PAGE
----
Before running to the pharmacy for an at-home drug test, there are some considerations to be made about whether your teen should be tested for drugs.
Are there signs?
An individual using drugs will start to exhibit certain unusual behaviors and habits. Some signs to look out for include:
- Withdrawal from friends and family
- Change in friend group
- Poor grades/missing classes
- Trouble with the law
- Changes in sleeping and eating habits
- Change in mood
- Sudden request for money
- Neglected appearance
A drug test should be taken with the teen’s consent. This means that you should not attempt to trick your teen into taking one or secretly collect a sample, according to the American Academy of Pediatrics (AAP). However, if you have found evidence that your teen is doing drugs, enforcing punishments (taking away their car keys, access to certain things etc.) may be necessary in exchange for their consent to a drug test.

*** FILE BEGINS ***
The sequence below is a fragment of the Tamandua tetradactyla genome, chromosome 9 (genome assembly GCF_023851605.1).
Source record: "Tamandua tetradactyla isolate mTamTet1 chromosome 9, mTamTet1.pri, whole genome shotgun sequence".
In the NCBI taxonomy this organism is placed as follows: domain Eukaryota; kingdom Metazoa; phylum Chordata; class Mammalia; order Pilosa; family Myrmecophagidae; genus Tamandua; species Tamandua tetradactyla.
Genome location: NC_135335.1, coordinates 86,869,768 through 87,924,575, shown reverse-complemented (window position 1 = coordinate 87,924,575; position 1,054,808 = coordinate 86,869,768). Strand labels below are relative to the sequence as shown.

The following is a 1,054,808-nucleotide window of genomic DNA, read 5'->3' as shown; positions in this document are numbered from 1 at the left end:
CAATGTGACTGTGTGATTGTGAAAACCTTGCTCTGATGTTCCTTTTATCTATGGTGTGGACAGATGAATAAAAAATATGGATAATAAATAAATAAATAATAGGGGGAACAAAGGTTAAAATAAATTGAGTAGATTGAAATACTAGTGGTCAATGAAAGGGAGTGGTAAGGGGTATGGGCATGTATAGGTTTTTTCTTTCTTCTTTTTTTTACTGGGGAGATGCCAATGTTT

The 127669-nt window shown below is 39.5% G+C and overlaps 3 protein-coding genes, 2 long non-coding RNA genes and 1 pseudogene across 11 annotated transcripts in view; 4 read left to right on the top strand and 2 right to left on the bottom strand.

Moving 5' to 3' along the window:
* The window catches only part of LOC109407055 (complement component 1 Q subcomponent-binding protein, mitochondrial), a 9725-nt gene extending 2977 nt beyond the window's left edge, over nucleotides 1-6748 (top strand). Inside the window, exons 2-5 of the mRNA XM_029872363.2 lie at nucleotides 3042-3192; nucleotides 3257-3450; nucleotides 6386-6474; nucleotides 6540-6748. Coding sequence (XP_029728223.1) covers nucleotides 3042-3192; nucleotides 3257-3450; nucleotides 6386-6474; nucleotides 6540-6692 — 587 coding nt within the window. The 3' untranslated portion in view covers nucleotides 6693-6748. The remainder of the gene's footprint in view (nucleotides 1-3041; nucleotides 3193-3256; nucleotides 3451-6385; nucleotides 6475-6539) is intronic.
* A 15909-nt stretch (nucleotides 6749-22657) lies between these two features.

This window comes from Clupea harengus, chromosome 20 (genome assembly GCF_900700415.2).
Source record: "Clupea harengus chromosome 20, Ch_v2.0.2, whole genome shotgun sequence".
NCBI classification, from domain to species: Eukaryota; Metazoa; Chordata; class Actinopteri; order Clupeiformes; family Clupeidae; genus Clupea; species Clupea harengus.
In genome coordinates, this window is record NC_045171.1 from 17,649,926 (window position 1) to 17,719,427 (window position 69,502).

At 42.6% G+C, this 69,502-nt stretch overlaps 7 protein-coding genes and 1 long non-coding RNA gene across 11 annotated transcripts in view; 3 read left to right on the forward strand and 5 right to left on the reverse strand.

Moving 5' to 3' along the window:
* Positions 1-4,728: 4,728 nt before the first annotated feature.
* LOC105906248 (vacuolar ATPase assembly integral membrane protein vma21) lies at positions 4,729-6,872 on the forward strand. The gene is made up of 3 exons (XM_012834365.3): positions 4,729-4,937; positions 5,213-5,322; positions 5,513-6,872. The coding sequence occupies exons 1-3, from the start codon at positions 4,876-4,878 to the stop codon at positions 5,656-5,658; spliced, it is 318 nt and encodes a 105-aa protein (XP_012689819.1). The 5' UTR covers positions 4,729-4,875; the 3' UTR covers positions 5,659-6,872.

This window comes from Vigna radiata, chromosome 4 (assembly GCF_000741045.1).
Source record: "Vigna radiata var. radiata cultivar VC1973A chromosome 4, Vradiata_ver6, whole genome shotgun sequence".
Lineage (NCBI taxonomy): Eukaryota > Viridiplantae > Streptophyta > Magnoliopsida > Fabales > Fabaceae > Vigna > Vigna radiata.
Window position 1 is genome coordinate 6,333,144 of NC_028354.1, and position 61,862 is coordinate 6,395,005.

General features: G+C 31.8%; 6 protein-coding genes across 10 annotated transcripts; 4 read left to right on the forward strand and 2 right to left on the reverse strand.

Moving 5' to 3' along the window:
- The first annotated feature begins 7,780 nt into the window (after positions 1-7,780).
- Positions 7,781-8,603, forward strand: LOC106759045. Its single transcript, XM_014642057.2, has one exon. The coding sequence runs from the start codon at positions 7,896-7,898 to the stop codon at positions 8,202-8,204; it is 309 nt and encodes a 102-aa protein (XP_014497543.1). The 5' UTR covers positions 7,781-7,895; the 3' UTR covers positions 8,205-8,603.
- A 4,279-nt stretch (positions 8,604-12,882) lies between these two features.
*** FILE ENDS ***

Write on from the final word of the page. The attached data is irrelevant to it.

Image Piotr Marcinski
An at-home urine drug test may not detect traces of illicit drugs—many drugs (except marijuana) leave a person’s system within 12 hours after digestion. In addition, teens are most likely to use alcohol which will not get picked up on a drug test.
The test may also show false positives, so it is best to consult a doctor to take additional tests if repeated attempts of the at-home test are inconsistent. At-home kits can also test for residue, such as fibers left on a backpack or piece of clothing.
Consult a doctor.
If concern remains that your teen is on drugs, consult your family doctor or addictions specialist. Blood tests give the best results and those can only be administered by a healthcare professional. Doctors can also conduct breath, saliva and hair tests to test for drugs, however they are less reliable than the recommended blood test.